The point of both pieces was essentially the same: There is something specific to the sport of football occurring since the 1990’s, that is seeing otherwise fit and healthy young men find their lives in danger through cardiac arrests.

A little while after the original articles appeared in The Daisy Cutter, I received an email from the Professional Footballer’s Association (PFA). Gordon Taylor OBE, Chief Executive of the PFA expressed an interest in the comments in the articles and passed the matter to his Deputy John Bramhall to raise the matter at the next Medical Committee meeting.

Back in June I received further communication from John Bramhall stating that the PFA together with The Premier League, The FA and The Football League – all to be congratulated for acting on this – were looking at putting together a panel of cardiovascular consultants and specialists “to consider the testing programmes currently in place and also the pressure placed upon current professional footballers etc”. However in February when I was first notified that the panel had met, it emerged that the mandate was considerably narrower than indicated in June: “The panel have met and are considering the current screening programme in professional football, following which they will give their recommendations”. When I queried the reduced scope of the discussion I was informed the areas to be considered might be broadened in the future.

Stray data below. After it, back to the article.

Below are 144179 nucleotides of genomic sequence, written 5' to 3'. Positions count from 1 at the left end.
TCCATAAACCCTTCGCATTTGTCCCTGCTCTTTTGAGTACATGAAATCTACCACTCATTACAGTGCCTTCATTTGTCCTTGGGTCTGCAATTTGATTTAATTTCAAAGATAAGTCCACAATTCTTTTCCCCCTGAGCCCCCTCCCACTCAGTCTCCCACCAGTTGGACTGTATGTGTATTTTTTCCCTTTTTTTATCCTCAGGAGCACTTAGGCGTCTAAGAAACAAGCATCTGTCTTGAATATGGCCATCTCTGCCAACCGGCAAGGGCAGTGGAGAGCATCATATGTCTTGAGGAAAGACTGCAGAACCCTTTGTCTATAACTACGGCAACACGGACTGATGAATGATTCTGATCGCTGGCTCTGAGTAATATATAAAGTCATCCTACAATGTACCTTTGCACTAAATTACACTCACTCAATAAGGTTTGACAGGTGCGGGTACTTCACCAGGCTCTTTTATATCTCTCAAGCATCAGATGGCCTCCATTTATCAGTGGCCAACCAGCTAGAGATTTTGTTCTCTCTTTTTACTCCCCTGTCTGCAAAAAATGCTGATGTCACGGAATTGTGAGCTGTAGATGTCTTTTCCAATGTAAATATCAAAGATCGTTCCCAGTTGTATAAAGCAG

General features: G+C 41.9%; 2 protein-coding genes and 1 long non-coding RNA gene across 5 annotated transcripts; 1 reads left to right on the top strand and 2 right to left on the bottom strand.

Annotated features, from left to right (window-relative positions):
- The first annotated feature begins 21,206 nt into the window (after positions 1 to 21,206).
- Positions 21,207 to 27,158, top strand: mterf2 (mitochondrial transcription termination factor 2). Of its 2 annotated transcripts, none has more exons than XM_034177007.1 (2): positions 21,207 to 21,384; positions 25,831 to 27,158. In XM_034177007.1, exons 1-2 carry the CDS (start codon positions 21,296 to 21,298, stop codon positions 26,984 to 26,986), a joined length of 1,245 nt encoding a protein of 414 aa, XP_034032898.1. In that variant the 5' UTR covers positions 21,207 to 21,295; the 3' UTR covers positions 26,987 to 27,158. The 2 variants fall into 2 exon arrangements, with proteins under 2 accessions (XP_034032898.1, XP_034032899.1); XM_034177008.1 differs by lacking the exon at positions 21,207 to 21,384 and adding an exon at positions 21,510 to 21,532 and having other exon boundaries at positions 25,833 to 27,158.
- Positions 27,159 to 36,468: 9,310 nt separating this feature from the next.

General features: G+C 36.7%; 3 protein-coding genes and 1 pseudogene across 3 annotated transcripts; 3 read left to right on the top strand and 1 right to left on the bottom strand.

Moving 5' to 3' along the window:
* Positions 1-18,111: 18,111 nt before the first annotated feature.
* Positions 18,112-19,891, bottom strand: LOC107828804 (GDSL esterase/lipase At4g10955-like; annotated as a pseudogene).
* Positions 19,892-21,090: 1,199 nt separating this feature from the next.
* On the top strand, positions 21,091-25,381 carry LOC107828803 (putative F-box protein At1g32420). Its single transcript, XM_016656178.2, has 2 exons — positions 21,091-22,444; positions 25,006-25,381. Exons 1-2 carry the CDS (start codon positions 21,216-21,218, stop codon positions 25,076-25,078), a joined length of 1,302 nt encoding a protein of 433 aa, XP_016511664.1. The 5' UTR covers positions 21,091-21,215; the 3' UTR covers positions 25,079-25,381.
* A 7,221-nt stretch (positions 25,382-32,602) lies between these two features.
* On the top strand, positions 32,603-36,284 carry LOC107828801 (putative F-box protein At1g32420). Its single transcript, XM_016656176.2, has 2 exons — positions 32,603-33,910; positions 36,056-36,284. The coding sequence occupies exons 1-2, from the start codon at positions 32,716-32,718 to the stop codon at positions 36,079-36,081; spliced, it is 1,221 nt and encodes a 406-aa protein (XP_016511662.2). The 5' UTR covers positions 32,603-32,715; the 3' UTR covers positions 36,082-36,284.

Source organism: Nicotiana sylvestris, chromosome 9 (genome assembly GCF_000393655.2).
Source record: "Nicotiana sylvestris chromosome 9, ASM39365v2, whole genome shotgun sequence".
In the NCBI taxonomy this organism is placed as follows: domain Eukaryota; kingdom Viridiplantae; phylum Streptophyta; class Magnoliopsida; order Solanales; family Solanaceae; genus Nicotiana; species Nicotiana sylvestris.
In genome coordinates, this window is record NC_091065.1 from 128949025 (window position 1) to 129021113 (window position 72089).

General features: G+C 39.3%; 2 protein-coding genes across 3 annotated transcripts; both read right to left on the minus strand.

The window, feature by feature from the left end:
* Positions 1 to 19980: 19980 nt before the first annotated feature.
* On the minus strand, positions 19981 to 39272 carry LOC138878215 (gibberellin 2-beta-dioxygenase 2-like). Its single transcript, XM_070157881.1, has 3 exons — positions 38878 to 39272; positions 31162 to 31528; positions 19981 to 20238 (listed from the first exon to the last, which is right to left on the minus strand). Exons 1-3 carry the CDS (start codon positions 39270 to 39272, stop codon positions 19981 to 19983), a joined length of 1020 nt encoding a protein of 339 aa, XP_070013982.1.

Mr Bramhall assures that guidance from experts in the field, is dictating the route of the investigation, and that The PFA regards this as the best possible way to protect its membership – that is to say the players. Deferral to experts is the only sensible approach and as such no implied criticism of The PFA or any of its staff should be read into anything I have written in this article, and of course for a complete layman to disagree with experts would be pushing new limits of arrogance.

However while agreeing that the present system represents the sensible starting point, I do hope that irrespective of the findings, that the conversation moves beyond the screening programme. In the weeks following March 17th 2012 I do not recall reading or hearing any meaningful criticism of the screening programme. It is a vast positive that a screening programme existed, and continues to do so, albeit Fabrice Muamba was screened not long before the quarter final. Indeed at that time the professional game spoke very highly of the work done by the screening programme. So while it is the sensible starting point, it does not seem a likely candidate for finding room for major improvements.

There simply must have been players playing before the screening programme with latent heart ailments who could not have been screened but played out careers with literally only a couple of deaths before 1990. If that statement of logic is true then screening would have made little statistical difference in terms of such tragedies.

For me the questions remain the same as they were a year ago: 1. What happened, in football, around the 1990’s to cause an upturn in the number of fatal or near fatal cardiac incidents on the football field? 2. Why are we not seeing this marked increase in relation to other sports?

As a sport football must resist the temptation to allow this panel to give the screening programme a well-deserved pat on the back and close the case. If that temptation is not resisted, and questions do not only go unanswered, but also unasked then football will have learned nothing from everything Fabrice Muamba went through in 2012.